FAO Meeting Report No. PL/1965/10/1
EVALUATION OF THE TOXICITY OF PESTICIDE RESIDUES IN FOOD
The content of this document is the result of the deliberations of the
Joint Meeting of the FAO Committee on Pesticides in Agriculture and
the WHO Expert Committee on Pesticide Residues, which met in Rome,
15-22 March 19651
Food and Agriculture Organization of the United Nations
World Health Organization
1 Report of the second joint meeting of the FAO Committee on
Pesticides in Agriculture and the WHO Expert Committee on Pesticide
Residues, FAO Meeting Report No. PL/1965/10; WHO/Food Add./26.65
In yeast, it seems that the active principle of captan is the
thiophosgene formed from the trichloromethylthio group. Thiophosgene
will probably combine with active groups as - OH, -SH2 and NH2
within the cell (Lukens & Sisler, 1958). In a fungus, captan gave a
marked depression of the activity of the enzyme glutamine
dehydrogenase and a stimulation of diphosphopyridine nucleotide
oxydase (Byrde et al., 1956).
Animal Route LD50 mg/kg References
Rat Oral 9 000-15 000 Link et al., 1956
(given as Spector, 1956
Rat Intraperitoneal 50-100 Link et al., 1956
Dog. Groups of 4 dogs, 2 males and 2 females, were fed 400,
4000 and 12 000 ppm of technical captan for 66 weeks. The animals on
the highest level, 12 000 ppm, showed slightly enlarged kidneys and
livers. No histological changes occurred at any dose level (Fitzhugh,
Pig. Seven pigs fed 480 ppm captan in their diet for 14 weeks
showed good weight gains. Haematological examination did not show any
abnormalities. Gross and histopathological study of the liver and
kidney revealed no abnormalities. No residual captan (i.e., <0.1 ppm)
was found in the tissues (Link et al., 1956).
Pigs fed 4000 ppm of captan in the diet for 25 weeks showed no
symptoms, but no further observations were made (Johnson, 1954).
Chick. Chicks received 320 ppm captan in their food for 74
days. No abnormalities were found (Link et al., 1956).
Rat. Groups each of 20 rats, 10 males and 10 females, were fed
1000 and 5000 ppm of captan in their diet for 2 years. Another group
of 20 rats received 10 000 ppm of captan partly technical and partly
recrystallized for one year. In the group receiving 1000 ppm in the
diet a reduction in weight occurred for the last 16 weeks of the
experiment. Female rats receiving 5000 ppm and both sexes on diets
containing 10 000 ppm of captan showed growth depression and higher
mortality. At autopsy atrophied testes were found in the animals on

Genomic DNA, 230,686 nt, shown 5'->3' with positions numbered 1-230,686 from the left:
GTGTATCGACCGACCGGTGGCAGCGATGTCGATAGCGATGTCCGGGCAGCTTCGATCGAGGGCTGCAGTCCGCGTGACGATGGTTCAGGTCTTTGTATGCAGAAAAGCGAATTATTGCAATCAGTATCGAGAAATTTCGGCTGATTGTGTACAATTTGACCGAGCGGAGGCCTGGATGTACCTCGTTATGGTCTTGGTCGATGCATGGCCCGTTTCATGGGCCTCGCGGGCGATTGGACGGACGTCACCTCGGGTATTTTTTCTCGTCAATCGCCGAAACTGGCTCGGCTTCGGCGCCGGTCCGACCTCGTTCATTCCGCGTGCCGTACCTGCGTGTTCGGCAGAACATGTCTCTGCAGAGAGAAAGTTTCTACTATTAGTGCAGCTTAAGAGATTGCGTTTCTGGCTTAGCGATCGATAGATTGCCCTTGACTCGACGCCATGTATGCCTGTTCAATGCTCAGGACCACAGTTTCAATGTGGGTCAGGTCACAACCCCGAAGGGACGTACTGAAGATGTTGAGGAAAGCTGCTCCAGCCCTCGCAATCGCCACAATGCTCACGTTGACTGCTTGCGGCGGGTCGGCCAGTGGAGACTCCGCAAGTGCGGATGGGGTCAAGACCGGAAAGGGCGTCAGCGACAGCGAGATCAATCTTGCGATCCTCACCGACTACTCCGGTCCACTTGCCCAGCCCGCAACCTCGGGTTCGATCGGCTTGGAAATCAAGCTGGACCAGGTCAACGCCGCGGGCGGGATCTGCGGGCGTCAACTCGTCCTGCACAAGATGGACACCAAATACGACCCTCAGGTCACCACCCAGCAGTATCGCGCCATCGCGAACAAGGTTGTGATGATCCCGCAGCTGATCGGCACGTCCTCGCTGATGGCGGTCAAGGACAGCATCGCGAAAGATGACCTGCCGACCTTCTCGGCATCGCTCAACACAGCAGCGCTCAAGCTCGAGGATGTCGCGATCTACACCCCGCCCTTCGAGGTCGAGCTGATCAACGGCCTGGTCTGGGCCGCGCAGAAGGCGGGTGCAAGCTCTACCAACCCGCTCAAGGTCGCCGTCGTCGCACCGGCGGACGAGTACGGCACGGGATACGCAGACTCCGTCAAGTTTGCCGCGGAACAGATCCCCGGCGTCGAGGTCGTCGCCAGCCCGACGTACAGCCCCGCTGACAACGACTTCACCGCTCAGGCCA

the highest dose level. Organ weights, blood picture, tumour frequency
and histological studies were not significantly different from those
in controls (Weir, 1956).
In another experiment 30 rats of each sex were fed 1000 ppm of
technical captan for 17 months and compared to two untreated control
groups. Body-weight gains, food consumption, survival rate and tumour
incidence were comparable in treated and untreated animals (Industrial
Bio-Test Laboratories, Inc., 1961).
Comments on the experimental studies reports
Long-term experiments in rats and short-term experiments in rats,
dogs and pigs have been carried out. There is no information about the
metabolism of the compound.
Level causing no significant effect in animals
Rat: 1000 ppm equivalent with 50 mg/kg body-weight per day
Dog: 4000 ppm " " 100 mg/kg " " " "
Pig: 480 ppm " " 19 mg/kg " " " "
Estimate of acceptable daily intake for man
0-0.1 mg/kg body-weight per day.
Further work desirable
Determination and evaluation of toxicity of the residues
occurring in the plant. Studies on the metabolism in animals.
Extension of the long-term studies in rats and long-term studies in
other species at dosages designed to find maximum no-effect levels.
Byrde, R. J. W. et al. (1956) Nature, 178, 638
Fitzhugh, O. G. (1963) Personal communication
Industrial Bio-Test Laboratories, Inc. (1961) Unpublished report
submitted to California Chemical Company
Johnson, D. F. (1954) Southwestern Veterinarian, 8 (1), 30
Link, R. P., Smith, J. C. & Morrill, C. C. (1956) J. Amer. vet. med.
Ass., 128, 614
Lukens, R. J. & Sisler, H. D. (1958) Phytopathology, 48, 235
Spector, W. S., ed. (1956) Handbook of Toxicology, Philadelphia &
London, Saunders, vol. I
Weir, R. J. (1956) Unpublished report of Hazleton Laboratories